What Meditation Is Teaching Me III, by Dee Copeland

Some days ago I was reading a chapter in Jose Pagola’s book  “An Historical Approximation – Jesus”.  After reading these lines: ‘Later as he walked around Galilee inviting people to a new experience of God, Jesus would not make great theological speeches, or quote from the sacred texts that people read on the Sabbath in a language they did not know well.  No special understanding, no book learning, was needed to understand Jesus.  He talked to them from life.  Everyone could understand His message: the women who put yeast in the bread dough, the men who went out to sow seeds.  They needed only to have lived everyday life with intensity, and to hear with simple hearts the lessons Jesus drew from it, in order to understand a Father God’.  As I was reading the above, I was drawn to reflect on the gift of meditation in my life.   

Driving home from Mass earlier today, I understood something about myself in a new way.  It was not easy to ‘see’.  At first my emotions took over and I began to feel ‘low’, annoyed at myself for missing an opportunity, feeling stupid, in other words allowing myself to be absorbed in self pity, etc.  But somehow as time moved on I was able to know that this was a grace/gift….and what was I going to do about it.  Here was a new gift/challenge to trust.  As I continued to drive, I began to reflect  – God does not ‘retire’ from His work in us (His love is too great!), and He calls us to the same, as He does not let us ‘retire’ in our spiritual journey.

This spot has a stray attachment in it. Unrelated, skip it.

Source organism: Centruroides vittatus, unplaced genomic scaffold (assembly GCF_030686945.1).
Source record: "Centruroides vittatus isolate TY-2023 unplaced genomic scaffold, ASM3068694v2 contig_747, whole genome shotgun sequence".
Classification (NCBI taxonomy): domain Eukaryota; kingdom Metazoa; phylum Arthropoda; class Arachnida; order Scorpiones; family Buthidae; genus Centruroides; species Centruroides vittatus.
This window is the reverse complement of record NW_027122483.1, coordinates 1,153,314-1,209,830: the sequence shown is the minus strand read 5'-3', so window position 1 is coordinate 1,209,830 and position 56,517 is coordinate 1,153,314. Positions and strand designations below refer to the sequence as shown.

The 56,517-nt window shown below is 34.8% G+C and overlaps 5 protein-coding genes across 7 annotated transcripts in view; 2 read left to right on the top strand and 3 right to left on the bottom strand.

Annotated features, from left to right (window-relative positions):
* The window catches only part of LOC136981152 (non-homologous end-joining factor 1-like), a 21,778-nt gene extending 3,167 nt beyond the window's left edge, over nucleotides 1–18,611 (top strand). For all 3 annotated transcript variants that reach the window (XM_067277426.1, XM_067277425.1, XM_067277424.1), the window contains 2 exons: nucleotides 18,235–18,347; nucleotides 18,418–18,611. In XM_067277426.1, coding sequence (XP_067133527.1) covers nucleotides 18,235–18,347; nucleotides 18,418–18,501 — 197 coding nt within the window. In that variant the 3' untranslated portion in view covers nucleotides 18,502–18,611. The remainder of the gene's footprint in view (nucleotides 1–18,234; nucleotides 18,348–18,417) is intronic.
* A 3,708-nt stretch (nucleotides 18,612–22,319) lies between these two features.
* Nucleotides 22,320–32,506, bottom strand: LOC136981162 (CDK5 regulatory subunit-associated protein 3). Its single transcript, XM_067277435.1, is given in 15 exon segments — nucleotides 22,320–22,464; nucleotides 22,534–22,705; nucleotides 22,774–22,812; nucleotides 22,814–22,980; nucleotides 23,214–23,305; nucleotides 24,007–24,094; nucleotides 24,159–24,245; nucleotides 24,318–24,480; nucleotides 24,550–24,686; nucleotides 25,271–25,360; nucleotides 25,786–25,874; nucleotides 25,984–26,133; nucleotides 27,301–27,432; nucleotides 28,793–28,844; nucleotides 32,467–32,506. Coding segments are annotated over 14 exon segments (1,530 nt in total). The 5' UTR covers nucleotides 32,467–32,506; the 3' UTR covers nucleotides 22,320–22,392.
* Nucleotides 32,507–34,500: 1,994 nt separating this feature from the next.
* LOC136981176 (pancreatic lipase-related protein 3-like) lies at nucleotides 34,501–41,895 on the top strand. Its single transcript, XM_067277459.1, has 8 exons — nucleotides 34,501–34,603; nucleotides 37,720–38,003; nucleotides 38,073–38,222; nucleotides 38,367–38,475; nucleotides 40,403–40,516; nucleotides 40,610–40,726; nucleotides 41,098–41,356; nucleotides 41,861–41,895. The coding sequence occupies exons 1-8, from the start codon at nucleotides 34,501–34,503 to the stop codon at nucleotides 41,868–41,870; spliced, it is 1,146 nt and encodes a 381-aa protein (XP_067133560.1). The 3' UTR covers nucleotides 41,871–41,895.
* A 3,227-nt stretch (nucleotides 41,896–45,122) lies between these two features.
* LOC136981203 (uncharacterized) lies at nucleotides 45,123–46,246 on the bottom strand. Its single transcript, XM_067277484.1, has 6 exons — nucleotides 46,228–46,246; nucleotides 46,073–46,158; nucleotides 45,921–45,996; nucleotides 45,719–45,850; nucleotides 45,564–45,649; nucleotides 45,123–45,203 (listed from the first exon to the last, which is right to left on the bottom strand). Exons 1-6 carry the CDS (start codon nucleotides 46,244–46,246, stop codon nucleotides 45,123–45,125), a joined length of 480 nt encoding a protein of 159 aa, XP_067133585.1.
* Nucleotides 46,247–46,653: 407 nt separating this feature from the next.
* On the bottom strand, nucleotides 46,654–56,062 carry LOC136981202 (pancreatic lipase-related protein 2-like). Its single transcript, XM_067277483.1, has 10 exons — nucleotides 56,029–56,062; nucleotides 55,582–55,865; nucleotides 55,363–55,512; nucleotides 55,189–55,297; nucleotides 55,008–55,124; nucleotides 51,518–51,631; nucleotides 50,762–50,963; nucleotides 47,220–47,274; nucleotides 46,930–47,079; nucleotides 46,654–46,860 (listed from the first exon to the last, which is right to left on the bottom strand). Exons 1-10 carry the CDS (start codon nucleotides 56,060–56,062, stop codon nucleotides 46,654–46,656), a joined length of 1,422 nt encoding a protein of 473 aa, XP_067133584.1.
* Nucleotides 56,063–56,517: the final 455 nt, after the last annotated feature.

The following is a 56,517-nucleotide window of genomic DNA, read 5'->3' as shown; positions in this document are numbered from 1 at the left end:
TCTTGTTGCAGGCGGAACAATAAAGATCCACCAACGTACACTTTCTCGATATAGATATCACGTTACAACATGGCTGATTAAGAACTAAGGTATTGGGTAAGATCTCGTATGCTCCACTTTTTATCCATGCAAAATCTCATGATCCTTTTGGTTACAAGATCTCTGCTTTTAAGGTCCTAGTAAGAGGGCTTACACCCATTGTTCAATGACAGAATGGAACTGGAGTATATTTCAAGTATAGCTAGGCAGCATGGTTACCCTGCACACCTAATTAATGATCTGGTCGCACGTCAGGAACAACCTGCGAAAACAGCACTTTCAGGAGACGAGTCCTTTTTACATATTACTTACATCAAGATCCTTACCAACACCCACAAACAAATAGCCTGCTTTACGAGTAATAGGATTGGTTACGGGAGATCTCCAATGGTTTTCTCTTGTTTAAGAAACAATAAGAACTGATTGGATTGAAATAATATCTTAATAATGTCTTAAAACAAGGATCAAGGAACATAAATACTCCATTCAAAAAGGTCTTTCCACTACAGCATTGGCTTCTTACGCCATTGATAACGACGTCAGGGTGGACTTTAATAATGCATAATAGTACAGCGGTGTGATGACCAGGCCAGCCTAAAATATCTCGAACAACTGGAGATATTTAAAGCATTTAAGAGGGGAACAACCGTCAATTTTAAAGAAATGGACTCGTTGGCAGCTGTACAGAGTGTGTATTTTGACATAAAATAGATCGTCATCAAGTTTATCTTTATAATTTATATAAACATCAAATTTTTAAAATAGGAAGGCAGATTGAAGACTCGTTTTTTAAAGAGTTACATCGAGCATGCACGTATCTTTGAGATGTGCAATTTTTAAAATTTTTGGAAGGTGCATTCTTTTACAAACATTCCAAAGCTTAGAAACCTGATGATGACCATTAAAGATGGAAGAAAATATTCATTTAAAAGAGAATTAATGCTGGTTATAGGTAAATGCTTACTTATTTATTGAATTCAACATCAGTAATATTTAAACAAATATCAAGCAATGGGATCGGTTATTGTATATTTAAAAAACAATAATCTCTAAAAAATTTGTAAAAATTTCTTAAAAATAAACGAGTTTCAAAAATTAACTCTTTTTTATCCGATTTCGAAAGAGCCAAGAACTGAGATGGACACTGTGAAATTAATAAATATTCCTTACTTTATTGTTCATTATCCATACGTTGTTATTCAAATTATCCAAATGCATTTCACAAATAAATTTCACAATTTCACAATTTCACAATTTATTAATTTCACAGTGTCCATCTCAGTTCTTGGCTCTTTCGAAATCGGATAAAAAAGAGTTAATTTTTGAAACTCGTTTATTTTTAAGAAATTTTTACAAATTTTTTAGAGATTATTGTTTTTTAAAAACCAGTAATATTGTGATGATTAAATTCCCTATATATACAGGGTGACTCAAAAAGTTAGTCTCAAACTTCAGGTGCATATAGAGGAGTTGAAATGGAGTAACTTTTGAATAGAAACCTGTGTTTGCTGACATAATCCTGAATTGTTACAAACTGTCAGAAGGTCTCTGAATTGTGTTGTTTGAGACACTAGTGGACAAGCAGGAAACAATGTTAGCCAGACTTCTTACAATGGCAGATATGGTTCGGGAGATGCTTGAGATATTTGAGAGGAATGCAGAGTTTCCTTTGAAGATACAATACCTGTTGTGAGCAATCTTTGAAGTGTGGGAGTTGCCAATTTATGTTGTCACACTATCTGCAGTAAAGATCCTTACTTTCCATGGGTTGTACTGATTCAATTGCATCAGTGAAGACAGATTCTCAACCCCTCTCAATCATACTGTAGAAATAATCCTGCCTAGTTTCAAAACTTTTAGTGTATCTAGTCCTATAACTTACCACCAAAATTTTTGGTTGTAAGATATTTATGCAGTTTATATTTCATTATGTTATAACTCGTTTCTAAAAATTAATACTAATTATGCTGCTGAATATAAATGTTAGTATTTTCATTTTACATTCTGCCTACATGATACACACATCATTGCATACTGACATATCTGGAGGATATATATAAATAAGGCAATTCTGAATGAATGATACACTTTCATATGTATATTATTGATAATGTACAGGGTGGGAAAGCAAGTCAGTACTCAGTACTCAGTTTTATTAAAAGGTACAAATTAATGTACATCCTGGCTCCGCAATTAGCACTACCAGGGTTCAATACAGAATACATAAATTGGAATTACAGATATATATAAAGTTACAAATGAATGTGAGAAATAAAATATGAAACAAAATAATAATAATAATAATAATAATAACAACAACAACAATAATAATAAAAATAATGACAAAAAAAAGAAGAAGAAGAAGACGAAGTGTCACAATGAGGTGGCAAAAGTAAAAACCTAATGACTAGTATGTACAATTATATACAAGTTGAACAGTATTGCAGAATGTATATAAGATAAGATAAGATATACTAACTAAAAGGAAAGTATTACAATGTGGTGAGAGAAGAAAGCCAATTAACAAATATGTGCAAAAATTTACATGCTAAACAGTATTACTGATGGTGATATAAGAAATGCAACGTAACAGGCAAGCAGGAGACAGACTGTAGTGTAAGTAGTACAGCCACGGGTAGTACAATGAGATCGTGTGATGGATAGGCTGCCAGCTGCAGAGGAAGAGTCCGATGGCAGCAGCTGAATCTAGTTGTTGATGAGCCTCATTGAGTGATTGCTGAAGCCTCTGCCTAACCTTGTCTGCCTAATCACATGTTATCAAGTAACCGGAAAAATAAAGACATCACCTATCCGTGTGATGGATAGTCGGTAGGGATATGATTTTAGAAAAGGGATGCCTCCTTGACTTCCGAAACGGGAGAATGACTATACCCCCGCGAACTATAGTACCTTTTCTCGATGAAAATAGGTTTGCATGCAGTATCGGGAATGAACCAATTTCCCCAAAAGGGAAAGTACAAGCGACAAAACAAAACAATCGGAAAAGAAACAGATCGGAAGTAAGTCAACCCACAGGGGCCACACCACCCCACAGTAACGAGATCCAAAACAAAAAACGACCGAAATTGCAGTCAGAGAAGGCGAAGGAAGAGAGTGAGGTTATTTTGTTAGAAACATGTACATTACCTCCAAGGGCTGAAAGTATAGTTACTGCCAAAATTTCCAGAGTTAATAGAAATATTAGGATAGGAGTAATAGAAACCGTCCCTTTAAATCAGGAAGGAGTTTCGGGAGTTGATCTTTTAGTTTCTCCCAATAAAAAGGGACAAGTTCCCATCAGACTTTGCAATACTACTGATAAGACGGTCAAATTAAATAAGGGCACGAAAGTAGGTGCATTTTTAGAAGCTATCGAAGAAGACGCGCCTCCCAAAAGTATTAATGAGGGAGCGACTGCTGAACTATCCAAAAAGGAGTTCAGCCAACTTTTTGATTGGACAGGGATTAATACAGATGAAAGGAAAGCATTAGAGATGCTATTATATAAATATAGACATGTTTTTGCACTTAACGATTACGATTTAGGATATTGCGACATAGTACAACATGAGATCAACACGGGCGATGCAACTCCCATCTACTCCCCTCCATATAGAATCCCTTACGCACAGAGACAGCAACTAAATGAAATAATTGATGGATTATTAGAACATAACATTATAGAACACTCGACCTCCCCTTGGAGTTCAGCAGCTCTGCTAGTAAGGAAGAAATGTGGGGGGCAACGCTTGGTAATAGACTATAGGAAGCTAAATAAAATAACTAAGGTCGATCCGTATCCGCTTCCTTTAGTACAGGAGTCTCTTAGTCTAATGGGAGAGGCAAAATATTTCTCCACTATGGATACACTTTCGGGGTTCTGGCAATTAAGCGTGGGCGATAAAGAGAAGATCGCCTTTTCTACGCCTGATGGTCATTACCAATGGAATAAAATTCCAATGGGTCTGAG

Shortly after arriving home, I took time for a mid-day meditation as this was a Sunday and I had the opportunity.  As I was preparing for meditation, the experience of earlier in the day was quite present to me.  I could see myself beginning to go over the feelings, etc.  Distractions would be abounding during my meditation time. Silence would be very difficult.  Maybe this was not a good time to meditate, I said to myself.  But I did not ‘get up’ and move on to another activity.   I picked up a book that I was currently rereading – “Light Within” by Laurence Freeman – and my marker led me to the paragraph –  “There is a great demand in the words of Jesus ‘ that your Father knows what your needs are before you ask him’.  It is the summons to be silent.  It is the invitation to trust.  Silence in meditation is the supreme expression of our trust in God, just as in any human relationship it can be the supreme expression of personal trust…….leave your needs behind”.  I did stay and meditated and tried to remain faithful and generous to the saying of the mantra. 

I don’t think I would or could have been aware of the gift the Lord Jesus was offering to me during my drive home after Mass today if I had not known of the gift of meditation.  As both Fr. John and Fr. Laurence tell us in their talks and writings – ‘ it is not what happens during the times of meditation that is important, but what happens in our daily ordinary everyday life that changes us, calls us, challenges us, teaches us and shows us anew glimpses of God’s attention to us and love for us’.

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